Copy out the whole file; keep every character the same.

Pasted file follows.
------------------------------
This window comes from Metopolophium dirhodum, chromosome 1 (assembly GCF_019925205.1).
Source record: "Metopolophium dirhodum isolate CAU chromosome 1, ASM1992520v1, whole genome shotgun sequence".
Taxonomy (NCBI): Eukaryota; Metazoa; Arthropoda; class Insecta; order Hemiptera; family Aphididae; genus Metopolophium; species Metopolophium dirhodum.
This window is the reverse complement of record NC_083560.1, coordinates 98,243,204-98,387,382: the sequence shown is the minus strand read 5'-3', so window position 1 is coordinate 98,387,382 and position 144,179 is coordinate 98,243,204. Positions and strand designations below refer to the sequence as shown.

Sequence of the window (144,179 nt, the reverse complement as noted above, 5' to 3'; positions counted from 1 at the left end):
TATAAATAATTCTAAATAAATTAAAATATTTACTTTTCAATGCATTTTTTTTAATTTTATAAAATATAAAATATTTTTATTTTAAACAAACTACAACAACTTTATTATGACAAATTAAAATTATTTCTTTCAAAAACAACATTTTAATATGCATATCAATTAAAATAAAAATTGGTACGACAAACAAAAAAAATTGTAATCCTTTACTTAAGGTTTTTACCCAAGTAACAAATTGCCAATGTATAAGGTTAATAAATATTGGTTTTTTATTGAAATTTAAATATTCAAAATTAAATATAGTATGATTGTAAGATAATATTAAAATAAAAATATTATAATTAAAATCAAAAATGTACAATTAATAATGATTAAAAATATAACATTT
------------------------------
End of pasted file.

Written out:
This window comes from Metopolophium dirhodum, chromosome 1 (assembly GCF_019925205.1).
Source record: "Metopolophium dirhodum isolate CAU chromosome 1, ASM1992520v1, whole genome shotgun sequence".
Taxonomy (NCBI): Eukaryota; Metazoa; Arthropoda; class Insecta; order Hemiptera; family Aphididae; genus Metopolophium; species Metopolophium dirhodum.
This window is the reverse complement of record NC_083560.1, coordinates 98,243,204-98,387,382: the sequence shown is the minus strand read 5'-3', so window position 1 is coordinate 98,387,382 and position 144,179 is coordinate 98,243,204. Positions and strand designations below refer to the sequence as shown.

Sequence of the window (144,179 nt, the reverse complement as noted above, 5' to 3'; positions counted from 1 at the left end):
TATAAATAATTCTAAATAAATTAAAATATTTACTTTTCAATGCATTTTTTTTAATTTTATAAAATATAAAATATTTTTATTTTAAACAAACTACAACAACTTTATTATGACAAATTAAAATTATTTCTTTCAAAAACAACATTTTAATATGCATATCAATTAAAATAAAAATTGGTACGACAAACAAAAAAAATTGTAATCCTTTACTTAAGGTTTTTACCCAAGTAACAAATTGCCAATGTATAAGGTTAATAAATATTGGTTTTTTATTGAAATTTAAATATTCAAAATTAAATATAGTATGATTGTAAGATAATATTAAAATAAAAATATTATAATTAAAATCAAAAATGTACAATTAATAATGATTAAAAATATAACATTT